Examining Biblical Prophecy – pt. 4 – third prophecy

Examining Biblical Prophecy – pt. 4 – third prophecy April 13, 2016

Here we continue examining some Biblical prophecies (Index) – Another one.

The author continues,

(2) In approximately 700 BC, the prophet Micah named the tiny village of Bethlehem as the birthplace of Israel’s Messiah (Micah 5:2). The fulfillment of this prophecy in the birth of Christ is one of the most widely known and widely celebrated facts in history.

(Probability of chance fulfillment = 1 in 10^5.)

As should be recognizable by now, this is again, fan fiction. I’m not sure how they get 1:100000 out of that. Maybe there were 100000 cities and what’s the chance Jesus happened to be born there? They don’t elaborate.

Looking at Micah 5:1-5, I’m satisfied that the idea of “the messiah” being born there, could be reasonably derived (We’ll ignore that the Jews don’t think Jesus was the messiah). On the other hand, if we do our little exercise of examining the surrounding text, there’s some issues.

For instance, Micah 5:2 says (ESV),

[c] But you, O Bethlehem Ephrathah,
who are too little to be among the clans of Judah,
from you shall come forth for me
one who is to be ruler in Israel,
whose coming forth is from of old,
from ancient days.

Was that not part of the prophecy, or are prophecies being divided by commas now? The New Testament doesn’t even say that happened. The 5-second story of Jesus’s life is that he was born, did a lot of preaching and food production, was executed, turned into a ghost and flew away (I’m paraphrasing).  At what point did he become the ruler… or even “a” ruler?

You may assert that Jesus has claimed ownership from heavenspace, however, that escapes what it means to be a “ruler”… as in, administrative work. Are you really a CEO, if you don’t show up or do anything, ever? Christians aren’t in control of Jerusalem.

Maybe the claim is that the “ruler” bit will come true? Then, can we say that the prophecy came true only partially? Is this some kind of quantum prophecy, where the scope changes based on whether the apologist observes that it’s convenient?

Again, how can we say that these prophecies have come true to the letter, then blatantly leave something out like that?

I wasn’t even the one requiring that level of absolutism. That was the author’s insistence. In many cases, I’m fine with a prediction being in the ballpark.

I was thinking about this… instead of a prophecy, suppose we’re talking about weather forecasts. Setting aside how meteorologists predict weather patterns (they are wizards), many of us rely on those predictions even if they aren’t perfectly accurate.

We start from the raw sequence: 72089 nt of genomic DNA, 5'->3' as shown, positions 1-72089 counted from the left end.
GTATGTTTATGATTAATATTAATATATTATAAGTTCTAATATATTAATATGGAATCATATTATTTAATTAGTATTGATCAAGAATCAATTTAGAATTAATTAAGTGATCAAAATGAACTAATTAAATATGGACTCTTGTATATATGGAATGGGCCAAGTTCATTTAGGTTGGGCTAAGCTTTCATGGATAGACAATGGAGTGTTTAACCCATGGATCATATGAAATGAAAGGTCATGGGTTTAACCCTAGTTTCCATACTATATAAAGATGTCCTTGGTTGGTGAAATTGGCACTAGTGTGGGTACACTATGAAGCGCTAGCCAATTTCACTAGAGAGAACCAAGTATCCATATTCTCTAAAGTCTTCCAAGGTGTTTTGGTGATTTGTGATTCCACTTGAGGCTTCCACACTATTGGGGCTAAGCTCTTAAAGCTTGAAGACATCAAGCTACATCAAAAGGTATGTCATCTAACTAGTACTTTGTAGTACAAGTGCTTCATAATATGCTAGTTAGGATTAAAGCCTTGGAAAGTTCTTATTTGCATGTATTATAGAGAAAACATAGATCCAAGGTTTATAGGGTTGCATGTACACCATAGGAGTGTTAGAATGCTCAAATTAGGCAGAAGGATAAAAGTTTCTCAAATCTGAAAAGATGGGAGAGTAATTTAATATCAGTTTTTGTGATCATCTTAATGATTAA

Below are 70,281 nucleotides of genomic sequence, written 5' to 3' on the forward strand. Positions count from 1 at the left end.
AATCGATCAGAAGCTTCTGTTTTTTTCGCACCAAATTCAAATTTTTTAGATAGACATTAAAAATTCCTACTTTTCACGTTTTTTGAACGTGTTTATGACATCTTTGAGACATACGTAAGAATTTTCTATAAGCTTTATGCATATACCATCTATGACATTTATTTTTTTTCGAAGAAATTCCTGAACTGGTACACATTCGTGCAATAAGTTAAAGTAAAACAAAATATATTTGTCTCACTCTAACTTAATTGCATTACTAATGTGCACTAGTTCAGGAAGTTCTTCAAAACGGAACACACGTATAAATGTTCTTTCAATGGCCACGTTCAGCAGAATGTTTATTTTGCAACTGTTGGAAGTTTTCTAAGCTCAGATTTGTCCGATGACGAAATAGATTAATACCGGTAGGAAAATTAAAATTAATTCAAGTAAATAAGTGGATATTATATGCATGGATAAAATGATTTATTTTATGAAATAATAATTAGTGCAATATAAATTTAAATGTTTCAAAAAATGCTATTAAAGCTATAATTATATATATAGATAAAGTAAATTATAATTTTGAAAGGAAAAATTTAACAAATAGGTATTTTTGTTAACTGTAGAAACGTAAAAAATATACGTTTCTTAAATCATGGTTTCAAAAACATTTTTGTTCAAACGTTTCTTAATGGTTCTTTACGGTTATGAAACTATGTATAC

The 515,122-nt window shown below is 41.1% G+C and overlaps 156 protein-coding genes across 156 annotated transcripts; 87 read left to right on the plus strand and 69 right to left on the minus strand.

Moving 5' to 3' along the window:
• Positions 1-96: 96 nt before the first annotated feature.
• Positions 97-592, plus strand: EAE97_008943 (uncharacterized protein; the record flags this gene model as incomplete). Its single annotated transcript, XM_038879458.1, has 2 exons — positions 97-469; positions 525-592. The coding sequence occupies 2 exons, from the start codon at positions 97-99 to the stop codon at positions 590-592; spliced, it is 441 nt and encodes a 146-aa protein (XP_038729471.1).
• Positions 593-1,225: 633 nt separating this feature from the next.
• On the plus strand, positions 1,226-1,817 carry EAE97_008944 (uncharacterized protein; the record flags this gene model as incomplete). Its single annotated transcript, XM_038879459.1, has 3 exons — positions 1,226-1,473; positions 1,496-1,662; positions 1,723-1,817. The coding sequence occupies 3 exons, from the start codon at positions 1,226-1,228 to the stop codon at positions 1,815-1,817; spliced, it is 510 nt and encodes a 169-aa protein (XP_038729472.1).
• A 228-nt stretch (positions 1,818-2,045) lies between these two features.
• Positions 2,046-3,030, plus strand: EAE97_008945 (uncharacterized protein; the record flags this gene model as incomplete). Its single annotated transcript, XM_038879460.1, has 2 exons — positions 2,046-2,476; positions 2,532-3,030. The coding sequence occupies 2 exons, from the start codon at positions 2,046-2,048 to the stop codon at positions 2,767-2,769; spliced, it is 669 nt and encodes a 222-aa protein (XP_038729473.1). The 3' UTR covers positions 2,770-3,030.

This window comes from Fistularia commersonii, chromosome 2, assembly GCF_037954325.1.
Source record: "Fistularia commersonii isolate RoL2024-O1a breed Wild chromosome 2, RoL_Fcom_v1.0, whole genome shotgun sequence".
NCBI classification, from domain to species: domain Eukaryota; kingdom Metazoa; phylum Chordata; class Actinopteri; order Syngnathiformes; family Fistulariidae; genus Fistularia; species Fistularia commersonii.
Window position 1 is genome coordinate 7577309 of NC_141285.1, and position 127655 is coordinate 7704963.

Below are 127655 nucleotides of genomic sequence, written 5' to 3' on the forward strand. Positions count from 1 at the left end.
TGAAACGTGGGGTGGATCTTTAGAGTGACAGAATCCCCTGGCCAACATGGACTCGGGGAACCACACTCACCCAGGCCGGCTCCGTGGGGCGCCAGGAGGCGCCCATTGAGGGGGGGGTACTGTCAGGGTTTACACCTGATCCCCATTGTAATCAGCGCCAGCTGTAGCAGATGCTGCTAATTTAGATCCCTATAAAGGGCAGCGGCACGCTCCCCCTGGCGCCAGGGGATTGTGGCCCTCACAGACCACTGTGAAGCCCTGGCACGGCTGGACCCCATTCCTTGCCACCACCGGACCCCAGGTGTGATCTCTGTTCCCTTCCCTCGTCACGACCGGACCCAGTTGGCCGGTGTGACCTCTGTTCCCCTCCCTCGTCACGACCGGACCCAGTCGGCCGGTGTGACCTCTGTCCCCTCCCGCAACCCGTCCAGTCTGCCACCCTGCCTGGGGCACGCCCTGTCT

Looking at my local forecast, they’re saying Sunday will be in the low 70s. That may shift in the new few days… but for the most part, I can plan around that, and have a high probability it’ll turn out true. The weatherperson’s precognition is consistently in the ballpark enough, that it’s reasonable for me to rely upon it, without employing any faith.

On the other hand, it is possible to listen to a meteorologist, who makes predictions that are so vague, that he/she says, “Maine will experience snowfall in the [unspecified] winter.” Sure, this is a prediction, and sure it can come true… but if you insist that this person’s prediction was due to God sending him/her a memo, and is therefore evidence God exists – I’m sorry, but you’ve lost me. A simple examination of patterns in reality is all that’s needed to come to this conclusion. It’s so vague, it practically auto-fulfills on vagueness alone.

It’s a spectrum from ultra-vague to ultra-specific, and at some point, we come to realize that the person just doesn’t need to engage any special mechanism, let alone one that is completely unprecedented (God), let alone mechanisms that are precedented (such as computer simulations). There’s a range where, thanks to psychological factors like Confirmation Bias, it’s not clear whether the person actually has any kind of educated knowledge about what’s going to happen in the future… or whether it’s just an optical illusion. That’s where they feel the need for prophecy probabilities, but they’re all bullshit.

… and that’s not even including the fact that this meteorologist is asserted to have existed thousands of years ago, and predicted all weather, and the reason you think this is because you have a book that said so.

“How do you explain THAT?”

 

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